the friendship bench 

The Friendship Bench has been developed over a 20-year period from community research. The intervention is based on problem-solving therapy, in which the patient identifies a problem (eg, unemployment) rather than a diagnosis, symptom or label.

The psychological approach of problem-solving therapy works through enabling a more positive orientation toward resolving problems and empowering people to have a sense of greater coping and control over their lives.

The Friendship Bench Project aims to reduce the mental health treatment gap by using a cognitive behavioural therapy based approach at primary care level to address mild to moderate mental health problems such as depression and anxiety.

Patients visiting the primary care clinics are being screened with a locally validated tool called the Shona Symptom Questionnaire (SSQ). When scoring above the cut off score, they are being referred to the friendship bench where they will receive individual problem solving therapy from a specifically trained lay health worker.

In practical terms, participants are taught a structured approach to identifying problems and find workable solutions. Lay health workers follow a detailed script contained in a manual to conduct 6 sessions on a bench located in a discreet area outside the clinic.

OPENING THE MIND Kuvhura Pfungwa

This phrase refers to the therapeutic process by which, through asking questions, clients are encouraged to open their minds to identify their problems, choose one to work on, identify a feasible solution, and agree on an action plan guided by the lay health workers.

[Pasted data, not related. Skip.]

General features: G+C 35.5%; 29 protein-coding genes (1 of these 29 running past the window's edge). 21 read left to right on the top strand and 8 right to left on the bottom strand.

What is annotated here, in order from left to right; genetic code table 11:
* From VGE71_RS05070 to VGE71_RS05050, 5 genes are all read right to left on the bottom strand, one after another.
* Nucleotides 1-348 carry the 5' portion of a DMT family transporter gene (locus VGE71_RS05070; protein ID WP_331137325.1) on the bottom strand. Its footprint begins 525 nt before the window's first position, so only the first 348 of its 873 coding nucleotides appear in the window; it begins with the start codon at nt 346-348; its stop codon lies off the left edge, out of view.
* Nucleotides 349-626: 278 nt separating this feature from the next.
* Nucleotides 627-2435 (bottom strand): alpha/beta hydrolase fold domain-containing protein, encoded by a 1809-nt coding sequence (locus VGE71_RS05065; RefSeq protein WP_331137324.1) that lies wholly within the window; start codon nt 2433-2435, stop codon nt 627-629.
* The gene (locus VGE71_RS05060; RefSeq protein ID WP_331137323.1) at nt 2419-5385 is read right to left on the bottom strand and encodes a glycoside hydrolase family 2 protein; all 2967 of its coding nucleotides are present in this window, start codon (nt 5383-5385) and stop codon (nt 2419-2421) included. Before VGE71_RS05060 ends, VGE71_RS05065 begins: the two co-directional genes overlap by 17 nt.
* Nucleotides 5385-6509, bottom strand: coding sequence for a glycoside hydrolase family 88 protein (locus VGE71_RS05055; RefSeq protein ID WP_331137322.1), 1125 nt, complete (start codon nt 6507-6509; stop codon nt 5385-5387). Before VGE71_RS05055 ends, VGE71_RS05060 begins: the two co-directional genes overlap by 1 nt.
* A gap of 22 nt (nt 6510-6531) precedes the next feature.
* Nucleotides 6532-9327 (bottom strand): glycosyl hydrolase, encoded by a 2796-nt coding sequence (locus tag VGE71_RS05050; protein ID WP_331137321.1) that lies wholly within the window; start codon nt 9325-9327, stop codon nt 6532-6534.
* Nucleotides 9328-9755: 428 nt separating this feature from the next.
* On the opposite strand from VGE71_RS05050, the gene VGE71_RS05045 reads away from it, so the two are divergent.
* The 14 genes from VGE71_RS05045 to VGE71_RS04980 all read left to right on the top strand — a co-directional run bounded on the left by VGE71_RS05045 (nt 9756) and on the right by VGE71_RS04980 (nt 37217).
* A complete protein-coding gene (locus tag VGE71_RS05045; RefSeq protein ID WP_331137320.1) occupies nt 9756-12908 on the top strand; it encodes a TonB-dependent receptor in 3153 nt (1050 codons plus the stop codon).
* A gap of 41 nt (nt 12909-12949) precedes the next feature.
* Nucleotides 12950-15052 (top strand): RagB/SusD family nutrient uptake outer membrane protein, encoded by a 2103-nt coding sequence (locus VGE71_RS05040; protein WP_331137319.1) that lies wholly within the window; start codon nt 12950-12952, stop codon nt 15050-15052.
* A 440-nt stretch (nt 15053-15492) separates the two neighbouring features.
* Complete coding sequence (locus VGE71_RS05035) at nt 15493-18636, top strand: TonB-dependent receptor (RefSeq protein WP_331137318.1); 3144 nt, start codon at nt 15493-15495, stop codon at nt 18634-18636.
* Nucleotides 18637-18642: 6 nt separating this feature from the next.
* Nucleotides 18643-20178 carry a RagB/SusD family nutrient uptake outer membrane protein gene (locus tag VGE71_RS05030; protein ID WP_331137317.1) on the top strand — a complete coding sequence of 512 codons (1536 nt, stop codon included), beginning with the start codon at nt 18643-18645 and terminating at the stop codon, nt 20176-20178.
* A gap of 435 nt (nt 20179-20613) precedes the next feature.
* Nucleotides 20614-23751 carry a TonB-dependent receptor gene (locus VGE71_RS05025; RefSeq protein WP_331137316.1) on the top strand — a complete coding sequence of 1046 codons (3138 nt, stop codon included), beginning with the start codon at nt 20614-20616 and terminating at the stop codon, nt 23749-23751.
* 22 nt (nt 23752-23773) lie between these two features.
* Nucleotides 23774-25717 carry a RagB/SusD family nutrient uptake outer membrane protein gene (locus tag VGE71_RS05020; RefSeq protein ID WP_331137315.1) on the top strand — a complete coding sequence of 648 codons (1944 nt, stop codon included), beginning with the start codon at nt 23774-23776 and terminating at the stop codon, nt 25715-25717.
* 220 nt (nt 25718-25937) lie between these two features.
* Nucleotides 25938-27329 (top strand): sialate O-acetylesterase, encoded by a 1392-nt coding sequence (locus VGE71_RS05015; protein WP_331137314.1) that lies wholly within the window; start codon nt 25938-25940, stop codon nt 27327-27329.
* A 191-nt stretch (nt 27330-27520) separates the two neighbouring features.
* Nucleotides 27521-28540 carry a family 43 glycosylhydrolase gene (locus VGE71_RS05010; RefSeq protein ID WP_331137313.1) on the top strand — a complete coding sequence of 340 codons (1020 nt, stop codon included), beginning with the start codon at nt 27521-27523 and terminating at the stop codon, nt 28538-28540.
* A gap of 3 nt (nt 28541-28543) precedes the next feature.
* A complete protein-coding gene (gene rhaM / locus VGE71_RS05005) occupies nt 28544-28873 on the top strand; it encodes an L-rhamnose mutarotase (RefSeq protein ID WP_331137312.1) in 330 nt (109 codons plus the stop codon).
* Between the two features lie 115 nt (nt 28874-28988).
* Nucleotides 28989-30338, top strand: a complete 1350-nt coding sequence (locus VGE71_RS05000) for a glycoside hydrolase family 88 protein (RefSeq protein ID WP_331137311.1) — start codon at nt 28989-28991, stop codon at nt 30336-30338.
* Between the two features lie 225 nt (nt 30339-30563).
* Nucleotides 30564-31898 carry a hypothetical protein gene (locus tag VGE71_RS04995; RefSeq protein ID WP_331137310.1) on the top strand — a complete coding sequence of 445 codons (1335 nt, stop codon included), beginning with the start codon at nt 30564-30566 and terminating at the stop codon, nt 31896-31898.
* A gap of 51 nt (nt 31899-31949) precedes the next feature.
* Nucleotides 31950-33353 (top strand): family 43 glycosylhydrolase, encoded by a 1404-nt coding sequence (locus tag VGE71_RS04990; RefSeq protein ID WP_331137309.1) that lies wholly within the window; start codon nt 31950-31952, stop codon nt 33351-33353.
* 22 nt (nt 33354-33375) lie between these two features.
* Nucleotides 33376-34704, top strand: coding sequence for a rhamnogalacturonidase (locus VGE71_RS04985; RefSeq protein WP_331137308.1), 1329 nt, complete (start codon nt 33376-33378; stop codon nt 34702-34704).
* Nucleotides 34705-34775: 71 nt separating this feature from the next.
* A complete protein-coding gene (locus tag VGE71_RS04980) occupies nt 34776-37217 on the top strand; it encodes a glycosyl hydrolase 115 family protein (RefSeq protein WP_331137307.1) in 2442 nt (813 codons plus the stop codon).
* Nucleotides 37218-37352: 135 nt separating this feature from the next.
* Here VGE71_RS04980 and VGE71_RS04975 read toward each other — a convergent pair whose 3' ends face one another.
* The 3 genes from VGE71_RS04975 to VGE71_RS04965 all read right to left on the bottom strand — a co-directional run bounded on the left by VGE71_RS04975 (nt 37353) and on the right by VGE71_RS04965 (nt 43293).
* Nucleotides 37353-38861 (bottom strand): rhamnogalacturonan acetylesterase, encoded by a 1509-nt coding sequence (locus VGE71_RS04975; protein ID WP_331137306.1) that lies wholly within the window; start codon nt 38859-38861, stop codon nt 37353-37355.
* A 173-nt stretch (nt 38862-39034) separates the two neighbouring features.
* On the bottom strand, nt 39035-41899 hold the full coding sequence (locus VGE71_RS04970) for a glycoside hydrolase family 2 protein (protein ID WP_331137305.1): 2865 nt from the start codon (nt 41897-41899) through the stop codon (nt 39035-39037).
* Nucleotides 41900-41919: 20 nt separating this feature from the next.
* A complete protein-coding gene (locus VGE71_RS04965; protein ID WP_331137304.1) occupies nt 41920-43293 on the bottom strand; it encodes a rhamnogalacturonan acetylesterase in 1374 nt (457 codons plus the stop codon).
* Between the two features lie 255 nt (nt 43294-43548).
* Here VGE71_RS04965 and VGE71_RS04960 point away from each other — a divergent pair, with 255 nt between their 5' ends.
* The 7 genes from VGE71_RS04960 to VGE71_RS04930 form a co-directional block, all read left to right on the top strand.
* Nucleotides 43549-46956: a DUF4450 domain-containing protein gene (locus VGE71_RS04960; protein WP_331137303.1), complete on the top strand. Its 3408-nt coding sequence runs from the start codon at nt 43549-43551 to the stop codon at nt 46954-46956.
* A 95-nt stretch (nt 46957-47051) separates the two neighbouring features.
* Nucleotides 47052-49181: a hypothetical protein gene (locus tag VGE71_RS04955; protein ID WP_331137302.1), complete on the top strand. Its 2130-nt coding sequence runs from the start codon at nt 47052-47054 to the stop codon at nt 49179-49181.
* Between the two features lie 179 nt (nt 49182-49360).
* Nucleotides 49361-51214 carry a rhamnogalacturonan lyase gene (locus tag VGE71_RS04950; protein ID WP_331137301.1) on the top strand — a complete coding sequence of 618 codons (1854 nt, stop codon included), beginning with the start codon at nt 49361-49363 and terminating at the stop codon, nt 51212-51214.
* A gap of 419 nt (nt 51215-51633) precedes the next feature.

The Scale up of the Friendship Bench intervention after a successful trial was planned in various stages:

1. Needs assessment and sensitization of all stakeholders
Team members visited all clinics and spoke to clinic staff and patients following an interview guideline

2. Devising and adjusting training material
The existing Friendship Bench trainings manual was reviewed and extended considerably to cater for a wider patient load presenting with additional disorders as defined by mental, neurological and substance use disorders. A facilitators’ handbook was written to ensure a structured teaching approach. Parts of the manual were translated into the local language Shona. (resources page> manual)

3. Training of facilitators and future supervisors
The clinical team consisting of psychologists and social workers of the Friendship Bench was extended, the group of facilitators and assistants were trained.


4. Training of lay health workers and evaluation
The training has just begun. Groups of 30 lay health workers are trained in three different venues in Harare: Harare Hospital Psychiatric Unit, Wilkins Hospital for infectious diseases and MRCZ offices.


5. Roll out and evaluation
In cooperation with Harare’s City Health Department, the intervention will be rolled out and evaluated scientifically with full approval of local medical research authorities (MRCZ).

​Find us: 

4 Weale Road

Milton Park

Harare, Zimbabwe

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